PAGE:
Arm yourself with the facts so you're prepared for how your baby will be delivered into the world - whether it goes to plan or not.
Contractions - what to expect
Contractions soften the cervix, which gradually opens to about 10cm wide, enough to let the baby out and called 'fully dilated'. It may take several hours before 'established labour' (when the cervix is 3cm or more and you'll be transferred to the delivery ward). From this point, if it's your first baby, you should expect full dilation to take between six and 12 hours, but this can vary. You may have been told that contractions feel like period pain, but the intensity of the pain is normally many times stronger (although every woman's labour and pain threshold is different). This makes sense when you consider that during a period, your cervix opens just a fraction of a centimetre!
If you're induced you may find that your contractions come on a lot stronger than if you go into labour naturally and they start gently and build up, but this is completely normal. Visualisation, breathing techniques and positive thinking can help make the contractions bearable. Remind yourself during the worst pain that the contraction won't last much longer. Your birth partner can also help by offering encouraging words, back rubs, drinks and perhaps by playing relaxing music.
It's important to learn about all pain relief options well before you're due so they don't have to be explained to you when you are too exhausted, distressed, or preoccupied to absorb vital information. Remember that all pain relief options have their pros and cons, and it's your choice. Here are the most common methods:
- TENS machine - Transcutaneous electrical nerve stimulation which triggers the body's natural painkillers by delivering small electrical pulses to the body via electrodes placed on the skin;
- Gas and air (Entonox) - a mixture of oxygen and nitrous oxide breathed through a mouthpiece that will help take the edge off your contractions;
- Pethidine/diamorphine - strong pain-relieving drugs which are injected;
- Epidural - local anaesthetic that provides total pain relief and is injected into the space between the woman's vertebrae;
- Spinal block - this is very similar and as effective as an epidural, but works faster. The downside is that it cannot be 'topped up'.
Many hospitals now have birth pools as water is believed to ease labour pain and give your baby a gentler welcome into the world. Hospitals normally only have one or two, so when you arrive at the hospital tell someone as soon as possible that you would like to use one. Provided that you've had an uncomplicated pregnancy and labour is progressing naturally, you should be able to go ahead with a planned water birth at hospital, a birth centre, or at home.
Cuts and tears
An episiotomy - where a cut is made in the skin and muscle between the vagina and the anus - is sometimes necessary after a phase of pushing has not delivered your baby. A local anaesthetic is usually administered to numb the birth canal (not necessary if you've had an epidural) so you shouldn't feel any pain. Intervention such as an episiotomy is less likely during water births, but is still possible. Sometimes the birth canal can tear slightly during birth - it will either be allowed to heal naturally or repaired afterwards. Stitches will be carried out by your midwife or a doctor immediately after birth (the anaesthetic will still be in effect) and dissolve a few days after you return home, so do not need to be removed.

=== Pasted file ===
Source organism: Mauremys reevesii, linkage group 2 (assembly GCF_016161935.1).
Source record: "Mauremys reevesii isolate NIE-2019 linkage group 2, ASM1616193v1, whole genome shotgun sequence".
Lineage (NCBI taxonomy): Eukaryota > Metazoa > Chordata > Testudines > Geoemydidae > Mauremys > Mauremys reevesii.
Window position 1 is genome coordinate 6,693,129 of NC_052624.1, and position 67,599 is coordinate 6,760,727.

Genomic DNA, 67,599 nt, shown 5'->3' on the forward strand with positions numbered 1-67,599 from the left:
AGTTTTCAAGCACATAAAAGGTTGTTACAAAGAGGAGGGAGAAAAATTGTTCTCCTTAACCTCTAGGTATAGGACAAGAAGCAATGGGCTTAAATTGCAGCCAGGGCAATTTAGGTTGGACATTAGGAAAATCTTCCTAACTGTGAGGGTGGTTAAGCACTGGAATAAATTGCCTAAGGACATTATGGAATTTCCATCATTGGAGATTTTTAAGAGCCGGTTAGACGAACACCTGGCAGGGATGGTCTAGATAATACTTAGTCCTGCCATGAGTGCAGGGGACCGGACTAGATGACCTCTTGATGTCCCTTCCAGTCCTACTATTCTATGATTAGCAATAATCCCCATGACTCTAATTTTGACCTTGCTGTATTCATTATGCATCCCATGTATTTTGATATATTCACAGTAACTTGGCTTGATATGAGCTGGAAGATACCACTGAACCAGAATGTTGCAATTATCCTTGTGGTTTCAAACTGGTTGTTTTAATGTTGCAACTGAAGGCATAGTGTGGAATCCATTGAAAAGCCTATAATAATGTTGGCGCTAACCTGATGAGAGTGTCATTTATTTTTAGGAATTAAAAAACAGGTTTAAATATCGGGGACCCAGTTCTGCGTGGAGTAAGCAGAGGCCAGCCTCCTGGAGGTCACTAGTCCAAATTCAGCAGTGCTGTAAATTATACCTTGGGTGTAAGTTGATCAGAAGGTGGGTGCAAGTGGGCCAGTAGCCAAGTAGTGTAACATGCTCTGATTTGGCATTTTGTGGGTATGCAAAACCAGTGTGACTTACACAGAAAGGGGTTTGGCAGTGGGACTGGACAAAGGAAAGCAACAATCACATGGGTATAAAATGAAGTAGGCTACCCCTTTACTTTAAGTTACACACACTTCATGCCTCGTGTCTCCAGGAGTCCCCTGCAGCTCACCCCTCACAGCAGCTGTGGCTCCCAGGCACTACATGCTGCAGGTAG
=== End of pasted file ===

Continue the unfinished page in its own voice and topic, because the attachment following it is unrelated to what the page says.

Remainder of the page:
Forceps and ventouse (assisted delivery)
If the baby is becoming distressed or in an awkward position, the contractions aren't strong enough or you're exhausted, forceps - or vacuum suction - sometimes called 'ventouse', can be used to provide gentle but controlled pulling. Almost always, an episiotomy is needed to widen the birth canal and then either the doctor places the forceps around the baby's head or, with vacuum delivery, a shallow cap is fitted to the baby's head by suction. You can help by pushing when the obstetrician and midwife tell you - just a few more pushes should get the baby out. Either method can leave red marks or swelling on your baby's head, but these will soon fade.
Caesarean section (C-section)
Contrary to popular belief, a C-section is not for women who are 'too posh to push', but major surgery that's only performed where there's a real clinical need. It's either 'elective' (planned in advance if normal delivery is judged to be dangerous) or 'emergency' (if complications develop). Usually C-sections are done under epidural - you won't feel pain, just tugging sensations. A screen will shield your view but the doctor will talk you through the process. The baby is delivered by cutting through the abdomen and into the womb and surgery usually takes 30-40 minutes. The cut is usually made below the bikini line and is hidden when your pubic hair grows back. You'll need extra help when you return home and shouldn't lift anything heavy or drive a car for six weeks.
Written by Liz Nicholls
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